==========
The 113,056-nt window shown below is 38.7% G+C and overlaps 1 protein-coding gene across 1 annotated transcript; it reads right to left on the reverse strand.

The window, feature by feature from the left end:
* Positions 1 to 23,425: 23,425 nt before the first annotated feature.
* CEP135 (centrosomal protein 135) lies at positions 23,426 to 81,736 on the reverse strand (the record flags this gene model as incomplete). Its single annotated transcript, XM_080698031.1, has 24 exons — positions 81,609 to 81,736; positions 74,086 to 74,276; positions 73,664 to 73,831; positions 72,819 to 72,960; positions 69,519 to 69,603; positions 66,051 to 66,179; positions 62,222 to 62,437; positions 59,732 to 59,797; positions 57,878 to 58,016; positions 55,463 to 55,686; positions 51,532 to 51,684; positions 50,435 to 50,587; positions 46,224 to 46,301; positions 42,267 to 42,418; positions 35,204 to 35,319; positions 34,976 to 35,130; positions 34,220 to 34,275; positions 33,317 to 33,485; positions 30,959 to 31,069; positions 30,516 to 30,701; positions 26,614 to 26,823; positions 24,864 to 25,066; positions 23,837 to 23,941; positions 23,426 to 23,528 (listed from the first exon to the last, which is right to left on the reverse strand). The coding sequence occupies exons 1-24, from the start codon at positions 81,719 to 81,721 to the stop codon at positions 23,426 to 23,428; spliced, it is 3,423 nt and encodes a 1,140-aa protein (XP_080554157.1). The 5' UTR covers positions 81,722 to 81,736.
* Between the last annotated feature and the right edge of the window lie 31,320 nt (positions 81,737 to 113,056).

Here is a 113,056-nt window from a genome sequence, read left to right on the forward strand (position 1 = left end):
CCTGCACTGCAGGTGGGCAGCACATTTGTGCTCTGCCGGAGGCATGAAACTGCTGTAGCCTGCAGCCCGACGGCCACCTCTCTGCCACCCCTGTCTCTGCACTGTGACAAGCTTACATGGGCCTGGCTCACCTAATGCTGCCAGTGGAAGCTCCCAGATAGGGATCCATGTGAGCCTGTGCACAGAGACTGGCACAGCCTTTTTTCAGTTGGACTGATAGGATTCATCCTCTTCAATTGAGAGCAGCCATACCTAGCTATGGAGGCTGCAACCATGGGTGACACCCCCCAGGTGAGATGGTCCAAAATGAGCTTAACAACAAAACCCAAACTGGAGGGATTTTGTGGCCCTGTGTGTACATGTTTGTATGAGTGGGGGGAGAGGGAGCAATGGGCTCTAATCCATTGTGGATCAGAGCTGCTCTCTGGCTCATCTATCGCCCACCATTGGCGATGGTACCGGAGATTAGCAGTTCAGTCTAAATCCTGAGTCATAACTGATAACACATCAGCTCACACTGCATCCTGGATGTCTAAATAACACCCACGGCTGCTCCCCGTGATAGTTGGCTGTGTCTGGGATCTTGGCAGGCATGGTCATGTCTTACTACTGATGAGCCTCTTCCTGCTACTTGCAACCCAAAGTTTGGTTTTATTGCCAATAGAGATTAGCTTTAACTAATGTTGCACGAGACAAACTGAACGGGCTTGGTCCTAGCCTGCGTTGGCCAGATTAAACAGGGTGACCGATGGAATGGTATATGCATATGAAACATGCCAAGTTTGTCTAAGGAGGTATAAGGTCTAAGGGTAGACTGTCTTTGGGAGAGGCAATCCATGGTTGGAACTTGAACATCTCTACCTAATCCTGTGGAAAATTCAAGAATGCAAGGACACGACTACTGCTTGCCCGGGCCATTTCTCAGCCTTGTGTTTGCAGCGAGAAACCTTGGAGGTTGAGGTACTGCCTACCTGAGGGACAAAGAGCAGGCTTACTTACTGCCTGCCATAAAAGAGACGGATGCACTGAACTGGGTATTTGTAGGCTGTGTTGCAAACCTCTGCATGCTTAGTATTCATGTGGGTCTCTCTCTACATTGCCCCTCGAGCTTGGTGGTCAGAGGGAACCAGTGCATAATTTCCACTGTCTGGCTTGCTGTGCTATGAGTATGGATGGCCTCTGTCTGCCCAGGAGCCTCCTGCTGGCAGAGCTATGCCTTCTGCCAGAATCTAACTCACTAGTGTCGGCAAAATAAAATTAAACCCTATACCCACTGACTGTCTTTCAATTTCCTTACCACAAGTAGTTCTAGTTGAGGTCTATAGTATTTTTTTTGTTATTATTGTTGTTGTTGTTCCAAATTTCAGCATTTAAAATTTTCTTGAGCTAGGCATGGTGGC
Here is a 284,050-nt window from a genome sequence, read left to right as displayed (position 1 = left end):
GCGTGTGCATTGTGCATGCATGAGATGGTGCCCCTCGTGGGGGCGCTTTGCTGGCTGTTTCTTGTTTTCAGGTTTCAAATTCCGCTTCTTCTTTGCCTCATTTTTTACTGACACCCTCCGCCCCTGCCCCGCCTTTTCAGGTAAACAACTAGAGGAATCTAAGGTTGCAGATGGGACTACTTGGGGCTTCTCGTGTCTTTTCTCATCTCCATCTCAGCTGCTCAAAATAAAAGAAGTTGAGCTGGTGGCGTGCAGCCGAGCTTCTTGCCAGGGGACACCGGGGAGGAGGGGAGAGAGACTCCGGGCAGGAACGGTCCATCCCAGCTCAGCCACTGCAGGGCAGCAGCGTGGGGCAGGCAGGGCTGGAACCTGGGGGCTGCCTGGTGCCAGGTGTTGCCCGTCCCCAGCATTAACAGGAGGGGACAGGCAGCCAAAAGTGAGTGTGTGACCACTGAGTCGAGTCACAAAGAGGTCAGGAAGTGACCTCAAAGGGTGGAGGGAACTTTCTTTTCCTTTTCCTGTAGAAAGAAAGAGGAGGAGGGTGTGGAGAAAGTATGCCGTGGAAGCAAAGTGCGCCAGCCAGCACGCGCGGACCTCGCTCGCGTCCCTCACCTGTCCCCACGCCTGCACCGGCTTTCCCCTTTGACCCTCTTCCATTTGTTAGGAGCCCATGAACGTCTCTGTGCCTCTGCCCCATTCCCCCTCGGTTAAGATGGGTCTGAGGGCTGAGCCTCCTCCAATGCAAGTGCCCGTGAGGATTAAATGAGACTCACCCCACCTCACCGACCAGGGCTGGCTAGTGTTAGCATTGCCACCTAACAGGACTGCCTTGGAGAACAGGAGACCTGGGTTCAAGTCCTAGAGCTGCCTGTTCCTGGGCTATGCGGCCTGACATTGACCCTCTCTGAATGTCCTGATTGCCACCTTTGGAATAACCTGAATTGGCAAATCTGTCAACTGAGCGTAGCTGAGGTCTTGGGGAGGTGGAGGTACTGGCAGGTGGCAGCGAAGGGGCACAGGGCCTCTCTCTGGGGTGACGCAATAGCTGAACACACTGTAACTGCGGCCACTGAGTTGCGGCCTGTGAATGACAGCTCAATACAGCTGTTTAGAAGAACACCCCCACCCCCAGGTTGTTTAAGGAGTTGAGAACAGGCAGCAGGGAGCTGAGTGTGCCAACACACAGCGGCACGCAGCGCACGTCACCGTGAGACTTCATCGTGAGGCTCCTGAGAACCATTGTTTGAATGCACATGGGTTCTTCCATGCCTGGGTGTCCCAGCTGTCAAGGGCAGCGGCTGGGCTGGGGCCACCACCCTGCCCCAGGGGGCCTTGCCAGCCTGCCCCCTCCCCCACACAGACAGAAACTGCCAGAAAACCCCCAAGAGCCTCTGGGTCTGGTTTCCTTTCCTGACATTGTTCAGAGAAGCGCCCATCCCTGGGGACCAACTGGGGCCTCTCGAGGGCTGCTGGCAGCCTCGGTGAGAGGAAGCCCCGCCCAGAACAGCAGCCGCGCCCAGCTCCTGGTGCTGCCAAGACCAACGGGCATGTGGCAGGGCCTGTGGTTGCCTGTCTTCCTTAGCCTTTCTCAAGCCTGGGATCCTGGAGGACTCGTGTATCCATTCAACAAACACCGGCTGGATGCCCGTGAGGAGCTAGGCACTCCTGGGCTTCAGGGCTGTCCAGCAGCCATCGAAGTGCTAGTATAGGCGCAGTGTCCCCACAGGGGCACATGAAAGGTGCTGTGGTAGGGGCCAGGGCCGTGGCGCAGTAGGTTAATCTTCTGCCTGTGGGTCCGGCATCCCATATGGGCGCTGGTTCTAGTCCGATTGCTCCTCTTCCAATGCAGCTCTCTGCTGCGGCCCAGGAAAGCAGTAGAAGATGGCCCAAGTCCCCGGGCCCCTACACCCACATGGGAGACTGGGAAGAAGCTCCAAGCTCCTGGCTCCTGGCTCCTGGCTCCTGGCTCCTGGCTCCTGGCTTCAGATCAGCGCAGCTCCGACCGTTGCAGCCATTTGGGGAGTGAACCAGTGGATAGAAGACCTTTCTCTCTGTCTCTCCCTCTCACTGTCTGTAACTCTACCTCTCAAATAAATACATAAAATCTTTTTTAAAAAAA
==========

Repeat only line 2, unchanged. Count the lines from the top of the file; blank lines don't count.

The window, feature by feature from the left end: